The sleeping respiratory rate of your animal can tell you much about his heart and lung function. While it is no substitute for veterinarian doing a physical exam and taking a thorough history the sleeping respiratory rate test is something owners can do at home that is helpful to me as a clinician.
Normal dogs and cats breathe about 20 times per minute when they are sleeping. Dogs and cats that are having a hard time meeting their oxygen demand often breathe 30 times per minute or above. When diagnosing pets with congestive heart failure we often rely on x-rays and cardiac ultrasound to confirm the diagnosis. Interestingly, even though a diagnosis may something like mitral valve disease, which is common in dogs and cats, we usually recommend not to treat asymptomatic patients. The question becomes when you begin treatment?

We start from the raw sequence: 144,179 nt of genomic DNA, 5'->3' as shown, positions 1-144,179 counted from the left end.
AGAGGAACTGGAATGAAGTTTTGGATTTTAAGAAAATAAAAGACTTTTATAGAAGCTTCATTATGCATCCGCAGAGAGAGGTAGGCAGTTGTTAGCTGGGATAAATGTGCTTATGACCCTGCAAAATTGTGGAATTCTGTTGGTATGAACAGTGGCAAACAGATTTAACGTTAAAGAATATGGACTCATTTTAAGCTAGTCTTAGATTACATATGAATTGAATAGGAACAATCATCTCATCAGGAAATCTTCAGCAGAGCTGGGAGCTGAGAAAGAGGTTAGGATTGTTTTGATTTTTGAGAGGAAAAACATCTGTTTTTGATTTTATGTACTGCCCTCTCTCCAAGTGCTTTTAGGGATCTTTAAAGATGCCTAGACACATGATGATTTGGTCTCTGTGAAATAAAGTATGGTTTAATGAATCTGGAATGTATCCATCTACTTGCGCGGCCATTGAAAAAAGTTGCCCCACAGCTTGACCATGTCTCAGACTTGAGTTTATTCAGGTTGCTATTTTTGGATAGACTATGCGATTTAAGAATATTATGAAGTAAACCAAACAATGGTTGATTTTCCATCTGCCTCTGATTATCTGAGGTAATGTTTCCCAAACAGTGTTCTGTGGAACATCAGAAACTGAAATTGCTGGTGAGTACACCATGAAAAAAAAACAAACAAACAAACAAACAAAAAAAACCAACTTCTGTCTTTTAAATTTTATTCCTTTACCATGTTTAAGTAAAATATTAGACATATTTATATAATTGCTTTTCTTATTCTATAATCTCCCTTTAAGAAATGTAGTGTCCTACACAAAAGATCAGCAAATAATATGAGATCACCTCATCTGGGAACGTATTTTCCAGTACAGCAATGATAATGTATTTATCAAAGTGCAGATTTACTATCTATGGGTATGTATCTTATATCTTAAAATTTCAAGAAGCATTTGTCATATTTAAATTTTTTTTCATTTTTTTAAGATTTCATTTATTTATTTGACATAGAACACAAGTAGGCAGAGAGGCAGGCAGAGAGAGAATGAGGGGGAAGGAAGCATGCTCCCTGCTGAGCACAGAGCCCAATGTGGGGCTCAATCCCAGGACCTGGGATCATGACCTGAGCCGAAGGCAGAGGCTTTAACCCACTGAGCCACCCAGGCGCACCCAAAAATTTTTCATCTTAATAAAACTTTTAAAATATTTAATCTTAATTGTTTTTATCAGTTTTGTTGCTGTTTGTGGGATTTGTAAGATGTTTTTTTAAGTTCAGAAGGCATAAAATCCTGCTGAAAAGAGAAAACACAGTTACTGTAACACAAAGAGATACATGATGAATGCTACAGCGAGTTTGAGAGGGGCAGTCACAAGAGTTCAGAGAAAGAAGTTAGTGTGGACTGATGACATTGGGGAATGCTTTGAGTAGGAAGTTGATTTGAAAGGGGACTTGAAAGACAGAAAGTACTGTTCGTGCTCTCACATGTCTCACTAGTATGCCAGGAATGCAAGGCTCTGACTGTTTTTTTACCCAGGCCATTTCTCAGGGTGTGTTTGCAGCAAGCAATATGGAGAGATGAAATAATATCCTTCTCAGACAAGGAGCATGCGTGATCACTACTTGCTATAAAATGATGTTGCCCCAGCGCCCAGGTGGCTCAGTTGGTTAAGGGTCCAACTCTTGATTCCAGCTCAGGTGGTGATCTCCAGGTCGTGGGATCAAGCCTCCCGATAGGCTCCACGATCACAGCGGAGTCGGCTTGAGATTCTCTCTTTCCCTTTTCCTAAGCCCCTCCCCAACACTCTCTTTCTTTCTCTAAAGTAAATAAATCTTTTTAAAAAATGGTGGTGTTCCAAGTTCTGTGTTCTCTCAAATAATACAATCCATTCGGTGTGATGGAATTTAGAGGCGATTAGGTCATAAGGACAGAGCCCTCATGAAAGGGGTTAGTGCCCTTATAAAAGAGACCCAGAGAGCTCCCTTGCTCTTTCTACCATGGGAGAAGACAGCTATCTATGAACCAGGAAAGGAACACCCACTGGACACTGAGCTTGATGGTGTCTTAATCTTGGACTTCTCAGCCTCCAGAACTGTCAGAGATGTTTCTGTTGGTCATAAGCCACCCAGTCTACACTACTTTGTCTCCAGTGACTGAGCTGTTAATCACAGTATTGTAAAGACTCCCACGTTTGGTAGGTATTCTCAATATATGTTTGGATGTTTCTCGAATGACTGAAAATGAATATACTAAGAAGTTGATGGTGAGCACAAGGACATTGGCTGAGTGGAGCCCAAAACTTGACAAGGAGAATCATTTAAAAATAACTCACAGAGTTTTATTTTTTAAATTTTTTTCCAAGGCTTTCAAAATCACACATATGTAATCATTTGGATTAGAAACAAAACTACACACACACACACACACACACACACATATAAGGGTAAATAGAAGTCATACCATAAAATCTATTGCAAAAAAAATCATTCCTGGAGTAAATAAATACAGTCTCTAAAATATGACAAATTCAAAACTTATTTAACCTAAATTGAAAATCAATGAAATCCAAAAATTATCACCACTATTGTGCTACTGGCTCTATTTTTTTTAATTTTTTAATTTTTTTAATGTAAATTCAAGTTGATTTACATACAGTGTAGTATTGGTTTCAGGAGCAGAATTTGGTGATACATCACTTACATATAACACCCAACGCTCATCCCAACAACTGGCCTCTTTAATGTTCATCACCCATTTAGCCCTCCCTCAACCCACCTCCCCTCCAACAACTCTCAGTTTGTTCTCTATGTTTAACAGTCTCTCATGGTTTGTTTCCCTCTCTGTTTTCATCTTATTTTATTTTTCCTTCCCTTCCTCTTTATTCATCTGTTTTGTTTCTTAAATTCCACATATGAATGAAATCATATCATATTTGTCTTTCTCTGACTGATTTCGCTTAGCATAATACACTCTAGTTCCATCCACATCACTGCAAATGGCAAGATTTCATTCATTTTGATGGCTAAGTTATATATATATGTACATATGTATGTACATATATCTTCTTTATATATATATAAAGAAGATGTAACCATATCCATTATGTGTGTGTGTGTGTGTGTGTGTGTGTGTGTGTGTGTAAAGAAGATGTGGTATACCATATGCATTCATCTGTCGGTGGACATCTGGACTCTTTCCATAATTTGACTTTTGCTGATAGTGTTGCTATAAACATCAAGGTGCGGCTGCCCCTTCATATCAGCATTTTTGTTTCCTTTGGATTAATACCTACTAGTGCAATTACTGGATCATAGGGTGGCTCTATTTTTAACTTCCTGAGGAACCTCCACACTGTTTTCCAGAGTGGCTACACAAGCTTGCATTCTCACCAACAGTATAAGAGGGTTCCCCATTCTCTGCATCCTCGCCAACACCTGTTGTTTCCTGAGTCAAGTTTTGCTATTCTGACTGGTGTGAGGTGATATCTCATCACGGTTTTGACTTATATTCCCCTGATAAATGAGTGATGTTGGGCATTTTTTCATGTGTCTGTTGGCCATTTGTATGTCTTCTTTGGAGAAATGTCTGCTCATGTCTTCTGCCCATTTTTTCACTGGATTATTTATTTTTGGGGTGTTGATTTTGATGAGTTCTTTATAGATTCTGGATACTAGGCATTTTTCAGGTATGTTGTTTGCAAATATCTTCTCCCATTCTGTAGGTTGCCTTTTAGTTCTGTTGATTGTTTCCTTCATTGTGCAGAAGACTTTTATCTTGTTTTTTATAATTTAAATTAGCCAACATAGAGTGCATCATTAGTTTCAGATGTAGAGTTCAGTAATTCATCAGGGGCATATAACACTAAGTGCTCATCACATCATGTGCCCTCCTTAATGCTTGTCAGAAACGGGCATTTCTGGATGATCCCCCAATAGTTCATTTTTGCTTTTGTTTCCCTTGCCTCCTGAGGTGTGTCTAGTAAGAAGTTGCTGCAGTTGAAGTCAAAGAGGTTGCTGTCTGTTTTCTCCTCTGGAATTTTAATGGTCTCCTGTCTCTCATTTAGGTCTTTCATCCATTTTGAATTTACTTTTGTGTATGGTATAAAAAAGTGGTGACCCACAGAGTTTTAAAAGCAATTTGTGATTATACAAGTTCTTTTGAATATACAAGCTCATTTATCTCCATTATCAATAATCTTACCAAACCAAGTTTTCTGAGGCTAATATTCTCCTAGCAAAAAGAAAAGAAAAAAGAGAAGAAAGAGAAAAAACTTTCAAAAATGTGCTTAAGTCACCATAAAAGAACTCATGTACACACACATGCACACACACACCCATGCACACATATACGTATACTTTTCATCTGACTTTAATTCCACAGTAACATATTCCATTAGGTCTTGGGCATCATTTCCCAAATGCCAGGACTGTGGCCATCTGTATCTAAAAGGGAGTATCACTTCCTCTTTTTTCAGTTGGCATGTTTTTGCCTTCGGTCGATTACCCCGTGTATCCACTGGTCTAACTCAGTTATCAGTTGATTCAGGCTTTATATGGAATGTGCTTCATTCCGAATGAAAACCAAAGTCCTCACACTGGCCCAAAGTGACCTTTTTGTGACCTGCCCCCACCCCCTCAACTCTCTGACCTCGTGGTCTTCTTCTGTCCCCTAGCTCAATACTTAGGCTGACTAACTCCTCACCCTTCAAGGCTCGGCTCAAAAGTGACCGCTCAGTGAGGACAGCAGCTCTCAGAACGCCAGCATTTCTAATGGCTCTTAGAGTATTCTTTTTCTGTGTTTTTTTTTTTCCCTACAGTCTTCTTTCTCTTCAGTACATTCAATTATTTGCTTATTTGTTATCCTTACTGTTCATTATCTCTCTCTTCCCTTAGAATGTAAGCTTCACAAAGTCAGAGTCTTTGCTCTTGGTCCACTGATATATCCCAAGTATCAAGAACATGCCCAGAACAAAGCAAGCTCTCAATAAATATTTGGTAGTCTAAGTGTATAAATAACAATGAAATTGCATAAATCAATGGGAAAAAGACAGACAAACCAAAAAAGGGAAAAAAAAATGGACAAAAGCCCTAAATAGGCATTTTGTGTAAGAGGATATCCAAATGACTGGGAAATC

The sleeping respiratory rate is a great way to tell that your pet is symptomatic and would benefit from cardiac drugs like diuretics and angiotensin-converting enzyme inhibitors. There is no proven benefit to starting these drugs in asymptomatic patients so I began medicating my mitral valve insufficiency dogs and cats when the sleeping respiratory rate goes over 30 breaths per minute, a very handy and inexpensive test!